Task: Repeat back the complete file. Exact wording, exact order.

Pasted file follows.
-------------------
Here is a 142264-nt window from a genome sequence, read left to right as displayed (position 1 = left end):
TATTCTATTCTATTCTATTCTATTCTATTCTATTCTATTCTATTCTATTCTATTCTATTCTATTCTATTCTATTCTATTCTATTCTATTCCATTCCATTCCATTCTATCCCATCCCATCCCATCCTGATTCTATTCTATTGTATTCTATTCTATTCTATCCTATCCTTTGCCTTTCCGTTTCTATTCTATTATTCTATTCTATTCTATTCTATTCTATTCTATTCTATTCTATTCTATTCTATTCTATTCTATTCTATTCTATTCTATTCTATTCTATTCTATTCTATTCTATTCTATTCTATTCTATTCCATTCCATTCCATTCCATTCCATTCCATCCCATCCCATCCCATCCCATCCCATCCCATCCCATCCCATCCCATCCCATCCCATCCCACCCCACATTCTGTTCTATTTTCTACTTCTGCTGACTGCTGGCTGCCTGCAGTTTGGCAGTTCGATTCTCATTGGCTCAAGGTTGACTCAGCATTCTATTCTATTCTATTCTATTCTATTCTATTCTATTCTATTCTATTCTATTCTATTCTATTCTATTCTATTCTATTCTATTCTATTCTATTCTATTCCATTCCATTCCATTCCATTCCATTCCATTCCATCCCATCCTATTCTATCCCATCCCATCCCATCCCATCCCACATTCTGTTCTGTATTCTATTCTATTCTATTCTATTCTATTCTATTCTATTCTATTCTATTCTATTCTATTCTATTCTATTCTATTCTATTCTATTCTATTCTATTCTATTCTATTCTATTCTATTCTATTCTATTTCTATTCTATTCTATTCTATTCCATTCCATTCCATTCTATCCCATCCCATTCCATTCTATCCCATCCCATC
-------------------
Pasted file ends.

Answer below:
Here is a 142264-nt window from a genome sequence, read left to right as displayed (position 1 = left end):
TATTCTATTCTATTCTATTCTATTCTATTCTATTCTATTCTATTCTATTCTATTCTATTCTATTCTATTCTATTCTATTCTATTCTATTCCATTCCATTCCATTCTATCCCATCCCATCCCATCCTGATTCTATTCTATTGTATTCTATTCTATTCTATCCTATCCTTTGCCTTTCCGTTTCTATTCTATTATTCTATTCTATTCTATTCTATTCTATTCTATTCTATTCTATTCTATTCTATTCTATTCTATTCTATTCTATTCTATTCTATTCTATTCTATTCTATTCTATTCTATTCTATTCTATTCCATTCCATTCCATTCCATTCCATTCCATCCCATCCCATCCCATCCCATCCCATCCCATCCCATCCCATCCCATCCCATCCCATCCCACCCCACATTCTGTTCTATTTTCTACTTCTGCTGACTGCTGGCTGCCTGCAGTTTGGCAGTTCGATTCTCATTGGCTCAAGGTTGACTCAGCATTCTATTCTATTCTATTCTATTCTATTCTATTCTATTCTATTCTATTCTATTCTATTCTATTCTATTCTATTCTATTCTATTCTATTCTATTCTATTCCATTCCATTCCATTCCATTCCATTCCATTCCATCCCATCCTATTCTATCCCATCCCATCCCATCCCATCCCACATTCTGTTCTGTATTCTATTCTATTCTATTCTATTCTATTCTATTCTATTCTATTCTATTCTATTCTATTCTATTCTATTCTATTCTATTCTATTCTATTCTATTCTATTCTATTCTATTCTATTCTATTCTATTTCTATTCTATTCTATTCTATTCCATTCCATTCCATTCTATCCCATCCCATTCCATTCTATCCCATCCCATC